As Alice wanders through the forest looking for something to eat that might help her grow back to her normal size, she comes across a mushroom that is “about the same height as herself.” She stands on her tiptoes and discovers a caterpillar “quietly smoking a long hookah.” After staring at each other for some time in silence the caterpillar asks her, “who are you?” This turns out to be a very difficult question for Alice to answer because, as she tells the caterpillar, “I know who I was when I got up this morning, but I think I must have been changed several times since then.” The question “who are you?” along with the ancient philosophical command to “know thyself” may be the most important sign posts in existence for an age that is utterly lost when it comes to identity.
There is no shortage of self-help books and Sunday sermons which try to guide an individual into discovering their identity. But many of these books and sermons do a much better job of helping people understand what identities they should avoid rather than what identities they should adopt. In evangelical Christianity the “Identity” sermon series has become an essential component in the minister’s tool box. These messages often describe the dangers of adopting identities that our culture offers, and instead encourage folks to embrace an “identity in Jesus.” But there’s a fatal flaw in this otherwise simple formula for “knowing ourselves.”
The flaw becomes apparent when we begin to ask the question, “who is Jesus?” This problem grows when we inevitably realize that Jesus’ identity is intimately linked to the nature of the Trinity. This is a problem because in our culture fewer and fewer people, including ministers, are taking the time that is necessary to study and contemplate the nature of the Trinity; which is essential to understanding the nature of Jesus and by extension our own identity! I work with young people and it amazes me how few of them know the bible stories that I was taught in Sunday School, and the ones that do know have rarely ever thought about contemplating an idea that is as seemingly abstract as the Trinity.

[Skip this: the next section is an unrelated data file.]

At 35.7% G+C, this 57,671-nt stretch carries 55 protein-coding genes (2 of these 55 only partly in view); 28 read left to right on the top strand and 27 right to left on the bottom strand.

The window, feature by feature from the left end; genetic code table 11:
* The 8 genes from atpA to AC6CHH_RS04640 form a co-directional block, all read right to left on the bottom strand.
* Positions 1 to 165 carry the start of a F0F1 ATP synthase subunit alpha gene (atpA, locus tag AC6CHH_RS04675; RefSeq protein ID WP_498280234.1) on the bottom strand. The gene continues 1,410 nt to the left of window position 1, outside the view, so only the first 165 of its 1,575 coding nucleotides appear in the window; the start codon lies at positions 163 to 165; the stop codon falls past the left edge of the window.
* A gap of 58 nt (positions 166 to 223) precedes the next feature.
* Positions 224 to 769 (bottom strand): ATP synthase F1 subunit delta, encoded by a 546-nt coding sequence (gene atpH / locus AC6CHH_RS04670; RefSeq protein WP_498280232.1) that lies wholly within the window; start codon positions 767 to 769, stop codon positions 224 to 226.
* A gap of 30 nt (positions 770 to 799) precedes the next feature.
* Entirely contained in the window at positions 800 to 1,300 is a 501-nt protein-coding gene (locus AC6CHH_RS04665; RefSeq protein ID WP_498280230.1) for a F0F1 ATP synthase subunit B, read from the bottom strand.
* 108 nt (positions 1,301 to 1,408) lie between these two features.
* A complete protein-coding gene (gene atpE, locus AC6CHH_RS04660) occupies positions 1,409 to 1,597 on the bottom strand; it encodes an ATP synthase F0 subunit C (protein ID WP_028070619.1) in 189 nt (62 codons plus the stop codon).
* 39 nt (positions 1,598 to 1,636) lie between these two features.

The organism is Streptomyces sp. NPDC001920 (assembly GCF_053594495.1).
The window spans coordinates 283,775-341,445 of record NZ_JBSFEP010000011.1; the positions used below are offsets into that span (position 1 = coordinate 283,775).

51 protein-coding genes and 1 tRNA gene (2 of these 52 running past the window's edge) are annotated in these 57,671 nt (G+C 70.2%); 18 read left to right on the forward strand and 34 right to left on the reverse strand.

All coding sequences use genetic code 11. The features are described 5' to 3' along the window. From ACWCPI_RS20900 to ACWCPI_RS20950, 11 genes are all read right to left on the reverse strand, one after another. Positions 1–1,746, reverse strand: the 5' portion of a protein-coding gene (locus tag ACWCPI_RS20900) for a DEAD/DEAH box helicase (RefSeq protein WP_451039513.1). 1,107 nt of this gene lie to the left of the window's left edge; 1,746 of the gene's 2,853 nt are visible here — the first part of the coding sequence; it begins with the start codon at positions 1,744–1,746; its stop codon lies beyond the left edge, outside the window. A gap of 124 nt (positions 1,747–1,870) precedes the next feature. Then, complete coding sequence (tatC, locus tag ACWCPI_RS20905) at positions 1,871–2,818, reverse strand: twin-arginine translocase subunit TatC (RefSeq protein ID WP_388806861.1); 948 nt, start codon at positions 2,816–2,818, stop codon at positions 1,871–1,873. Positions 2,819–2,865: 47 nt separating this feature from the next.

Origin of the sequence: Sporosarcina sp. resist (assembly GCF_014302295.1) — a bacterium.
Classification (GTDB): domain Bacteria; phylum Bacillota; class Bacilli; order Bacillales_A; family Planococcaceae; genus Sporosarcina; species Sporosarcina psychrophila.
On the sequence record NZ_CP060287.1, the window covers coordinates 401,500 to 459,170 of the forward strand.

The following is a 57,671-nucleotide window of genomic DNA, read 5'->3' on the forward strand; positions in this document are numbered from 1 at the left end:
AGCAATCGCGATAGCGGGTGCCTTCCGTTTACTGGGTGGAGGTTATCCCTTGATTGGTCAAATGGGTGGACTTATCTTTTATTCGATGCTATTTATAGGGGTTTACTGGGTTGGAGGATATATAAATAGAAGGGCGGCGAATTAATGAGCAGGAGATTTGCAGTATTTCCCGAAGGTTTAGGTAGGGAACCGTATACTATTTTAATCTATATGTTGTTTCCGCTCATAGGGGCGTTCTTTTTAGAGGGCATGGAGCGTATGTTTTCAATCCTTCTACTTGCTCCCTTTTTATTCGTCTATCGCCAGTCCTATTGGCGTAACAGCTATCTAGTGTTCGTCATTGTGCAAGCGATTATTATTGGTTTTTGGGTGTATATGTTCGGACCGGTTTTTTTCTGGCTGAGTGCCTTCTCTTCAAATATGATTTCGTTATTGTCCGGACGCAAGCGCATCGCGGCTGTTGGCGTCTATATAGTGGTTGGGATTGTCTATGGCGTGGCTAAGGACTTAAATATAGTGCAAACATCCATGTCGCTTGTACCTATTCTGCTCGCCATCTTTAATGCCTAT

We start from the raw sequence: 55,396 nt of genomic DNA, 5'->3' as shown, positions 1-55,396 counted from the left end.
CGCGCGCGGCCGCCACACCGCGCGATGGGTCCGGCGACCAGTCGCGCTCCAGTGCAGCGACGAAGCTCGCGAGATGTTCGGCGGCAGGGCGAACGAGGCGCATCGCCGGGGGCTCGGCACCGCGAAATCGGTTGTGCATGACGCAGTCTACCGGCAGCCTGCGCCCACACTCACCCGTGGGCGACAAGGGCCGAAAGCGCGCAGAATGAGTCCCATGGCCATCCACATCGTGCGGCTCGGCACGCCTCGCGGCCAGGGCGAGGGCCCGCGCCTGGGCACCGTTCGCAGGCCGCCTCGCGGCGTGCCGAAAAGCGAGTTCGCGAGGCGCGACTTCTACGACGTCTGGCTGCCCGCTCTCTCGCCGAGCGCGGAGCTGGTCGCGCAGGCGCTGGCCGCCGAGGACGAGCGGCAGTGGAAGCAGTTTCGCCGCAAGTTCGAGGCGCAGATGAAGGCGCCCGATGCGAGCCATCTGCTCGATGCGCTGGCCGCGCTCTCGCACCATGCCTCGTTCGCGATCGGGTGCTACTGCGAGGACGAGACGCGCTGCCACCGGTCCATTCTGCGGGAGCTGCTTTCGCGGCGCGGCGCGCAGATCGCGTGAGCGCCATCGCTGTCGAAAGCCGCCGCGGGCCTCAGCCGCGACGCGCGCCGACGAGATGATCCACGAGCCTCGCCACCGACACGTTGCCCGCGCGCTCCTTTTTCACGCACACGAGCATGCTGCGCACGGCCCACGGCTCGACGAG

It is my hope that our culture’s growing need for self-discovery will lead them to rediscover the ancient teachings of the church regarding the nature of Christ and the Trinity. Classic works like On the Incarnation by Athanasius, On God and Christ by Gregory Nazianzus, and On the Unity of Christ by Cyril of Alexandria. It is also my hope that ministers will begin to see that we need to give congregants more than just a list of identities to avoid. We desperately need to give them a vision of Jesus and his place in the Trinity that is deep enough for them to contemplate always and forever. It is this knowledge which Peter says God has given us by his power so that we ourselves may participate in the divine nature and escape the corruption of the world (2 Peter 1:3-4).
A classic way of understanding human nature/identity (way of being), the nature of Christ, and the nature of the Trinity goes something like this, mankind’s nature was twisted or bent because of sin. God the Father is eternally good, and He shares every aspect of His divinity (Godness) with the Son by whom all things were created, and the Spirit by whom we see the goodness of the Father in the Son and in creation. The Son voluntarily takes on a human nature, and in that act He perfects (straightens) the human nature. By faith in Christ and through the power of the Spirit we are transformed into the image of Christ and our nature’s are perfected in such a way that we are able to participate in the divine nature as well. This process is salvation or what the church has called theosis.
The Trinity therefore is a mystery, but it is far from being impossible to understand. There are three divine persons, but there is one God the Father almighty who shares His divinity in such a way that He is one with the Son and the Spirit. In the Incarnation (the taking on of a human nature by the Son) Jesus maintains the fullness of his divinity, and the two natures are united without confusion. The incarnation gives us the assurance that what the Son is by nature we become by grace through faith. The scriptures used to come to this understanding, the effect they have on our lives, and the arguments for and against their truthfulness, can be studied for many lifetimes, and it is precisely these realities that we are called to contemplate.